The Biden admin has opted to maintain a strong stance on China and that has spilt down to companies like Huawei which some believe have become casualties of wider geopolitics rather than posing any major threat.

However, it also remains to be seen whether there’s much appetite from consumers to purchase flagship devices without 5G going forward.

(Image Credit: Huawei)

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3 comments on “Qualcomm will reportedly continue helping Huawei to skirt US sanctions with 5G-less chips

    • Ryan Daws on

      A matter of perspective I guess. The practice is mildly controversial given the wider sanctions but I do make clear that “Qualcomm is using an entirely lawful loophole”

  1. CashMcCall on

    The idea of tech embargoes with China is a losing strategy. Ask the CEO of ASML. To fab chips in the past required a number of global suppliers for substrate materials, lithography etc. As I write, China is moving rapidly to self-sufficiency in 28 and 14nm with is more than ample to handle 5G kits.

    Really talking about two things here… 5G networks and 5G phones. There is very little difference between a 4G and a 5G phone in overall performance. And 5G phones missed the whole point of what 5G really is. 5G is network capacity with massive collections of supercomputers and computational power. Anyone that thinks phone, a depreciating commodity is 5G is simply running on a Trump brain.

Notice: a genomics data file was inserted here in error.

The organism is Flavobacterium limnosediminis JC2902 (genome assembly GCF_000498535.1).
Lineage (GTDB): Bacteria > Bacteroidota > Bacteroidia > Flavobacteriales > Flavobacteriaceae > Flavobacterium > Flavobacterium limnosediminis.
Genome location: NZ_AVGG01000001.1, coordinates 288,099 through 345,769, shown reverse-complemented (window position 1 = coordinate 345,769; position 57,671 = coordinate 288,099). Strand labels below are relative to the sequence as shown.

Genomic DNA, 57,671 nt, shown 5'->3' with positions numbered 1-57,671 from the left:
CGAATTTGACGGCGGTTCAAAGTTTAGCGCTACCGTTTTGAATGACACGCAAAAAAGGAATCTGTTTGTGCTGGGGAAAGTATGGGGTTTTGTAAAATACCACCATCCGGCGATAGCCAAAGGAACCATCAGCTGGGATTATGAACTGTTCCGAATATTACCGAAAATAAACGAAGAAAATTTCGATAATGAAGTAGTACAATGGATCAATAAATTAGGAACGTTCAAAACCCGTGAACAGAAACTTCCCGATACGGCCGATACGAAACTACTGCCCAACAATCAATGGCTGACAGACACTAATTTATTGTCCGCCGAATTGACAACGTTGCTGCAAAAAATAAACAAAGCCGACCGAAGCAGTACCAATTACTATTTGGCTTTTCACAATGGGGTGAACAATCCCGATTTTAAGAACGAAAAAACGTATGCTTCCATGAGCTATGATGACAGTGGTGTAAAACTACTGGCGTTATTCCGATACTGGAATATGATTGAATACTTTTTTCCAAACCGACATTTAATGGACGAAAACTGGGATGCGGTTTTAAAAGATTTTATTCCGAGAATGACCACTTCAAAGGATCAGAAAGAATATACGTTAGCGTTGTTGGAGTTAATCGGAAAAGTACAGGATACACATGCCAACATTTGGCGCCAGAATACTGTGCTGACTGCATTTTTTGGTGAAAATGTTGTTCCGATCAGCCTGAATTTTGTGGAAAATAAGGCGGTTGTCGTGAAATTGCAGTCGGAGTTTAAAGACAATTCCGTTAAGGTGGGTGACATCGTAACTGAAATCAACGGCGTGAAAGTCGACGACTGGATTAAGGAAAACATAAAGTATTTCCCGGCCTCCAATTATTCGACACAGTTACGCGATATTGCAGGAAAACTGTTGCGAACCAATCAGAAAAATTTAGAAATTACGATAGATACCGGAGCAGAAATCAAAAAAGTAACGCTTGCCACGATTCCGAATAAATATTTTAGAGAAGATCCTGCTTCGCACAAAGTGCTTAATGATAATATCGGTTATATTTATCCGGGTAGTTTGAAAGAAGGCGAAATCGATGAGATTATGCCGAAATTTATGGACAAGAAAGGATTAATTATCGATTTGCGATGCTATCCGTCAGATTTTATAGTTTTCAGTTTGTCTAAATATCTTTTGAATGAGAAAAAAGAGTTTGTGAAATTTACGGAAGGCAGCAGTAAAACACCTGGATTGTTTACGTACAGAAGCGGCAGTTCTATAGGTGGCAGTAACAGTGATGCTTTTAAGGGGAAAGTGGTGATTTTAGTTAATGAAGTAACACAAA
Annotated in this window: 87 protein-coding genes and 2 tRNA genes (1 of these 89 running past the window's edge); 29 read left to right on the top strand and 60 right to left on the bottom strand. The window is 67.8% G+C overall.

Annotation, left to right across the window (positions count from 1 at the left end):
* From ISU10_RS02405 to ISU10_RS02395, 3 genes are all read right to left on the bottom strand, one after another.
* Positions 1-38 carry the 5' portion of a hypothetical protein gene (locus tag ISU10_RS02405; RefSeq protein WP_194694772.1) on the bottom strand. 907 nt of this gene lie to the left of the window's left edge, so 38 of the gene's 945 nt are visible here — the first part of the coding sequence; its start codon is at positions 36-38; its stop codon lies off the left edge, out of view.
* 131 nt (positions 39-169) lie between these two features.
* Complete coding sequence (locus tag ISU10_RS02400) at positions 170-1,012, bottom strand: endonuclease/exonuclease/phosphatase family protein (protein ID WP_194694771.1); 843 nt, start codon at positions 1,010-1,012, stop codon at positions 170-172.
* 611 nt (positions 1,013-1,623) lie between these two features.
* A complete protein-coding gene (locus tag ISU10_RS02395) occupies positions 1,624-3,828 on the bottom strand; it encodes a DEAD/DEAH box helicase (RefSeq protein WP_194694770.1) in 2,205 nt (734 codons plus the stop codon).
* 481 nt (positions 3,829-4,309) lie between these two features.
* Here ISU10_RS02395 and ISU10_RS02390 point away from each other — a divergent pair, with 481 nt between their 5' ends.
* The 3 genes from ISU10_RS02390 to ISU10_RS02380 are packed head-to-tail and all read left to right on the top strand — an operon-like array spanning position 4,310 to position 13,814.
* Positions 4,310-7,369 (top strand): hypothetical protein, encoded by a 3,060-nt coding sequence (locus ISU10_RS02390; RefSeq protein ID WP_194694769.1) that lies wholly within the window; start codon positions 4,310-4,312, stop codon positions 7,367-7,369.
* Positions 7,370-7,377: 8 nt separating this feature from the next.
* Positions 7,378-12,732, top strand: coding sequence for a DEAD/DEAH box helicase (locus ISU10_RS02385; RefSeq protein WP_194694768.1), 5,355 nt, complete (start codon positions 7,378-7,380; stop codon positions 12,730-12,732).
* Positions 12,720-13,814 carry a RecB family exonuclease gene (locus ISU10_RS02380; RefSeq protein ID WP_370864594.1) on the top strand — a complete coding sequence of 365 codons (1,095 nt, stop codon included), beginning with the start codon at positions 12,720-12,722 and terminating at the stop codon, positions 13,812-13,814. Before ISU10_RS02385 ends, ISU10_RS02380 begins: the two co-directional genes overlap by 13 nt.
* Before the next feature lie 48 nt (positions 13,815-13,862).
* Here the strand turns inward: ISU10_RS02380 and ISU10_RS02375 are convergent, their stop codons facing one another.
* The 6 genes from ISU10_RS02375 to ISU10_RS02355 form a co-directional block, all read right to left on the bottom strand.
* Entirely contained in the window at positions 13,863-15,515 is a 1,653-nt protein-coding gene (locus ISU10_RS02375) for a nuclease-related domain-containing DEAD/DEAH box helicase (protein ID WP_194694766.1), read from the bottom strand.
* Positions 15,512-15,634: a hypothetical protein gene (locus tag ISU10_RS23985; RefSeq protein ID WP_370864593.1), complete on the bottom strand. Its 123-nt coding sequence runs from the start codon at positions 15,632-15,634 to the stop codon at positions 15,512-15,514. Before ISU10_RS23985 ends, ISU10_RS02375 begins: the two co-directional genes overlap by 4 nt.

Roughly 80% of all China chip needs will be met with 28 and 14 nm chips. The narrow gated chips are limited to about 5% of the market. But China is the largest makers of smartphones. So if you want to block 5G narrow gated chips, Those makers will not see their chips being bought, they will remain on the shelf. Blocking chips is very short sighted and one of the reasons poor Intel missed out on the handheld market. It is also a reason Intel is moving into Risc-v which is open source to avoid US sanctions.

    US sanctions harm the poodle manufacturers much more than China. Causing disruptions in a system that was based on division of labor have been disrupted by Trump and Biden, two men that have no clue what division of labor means. These are not high tech politicians. They are very low tech.

    With the very slow rollout and inconsistency of 5G, focusing on 5G phones to write the Huawei obituary is lunacy.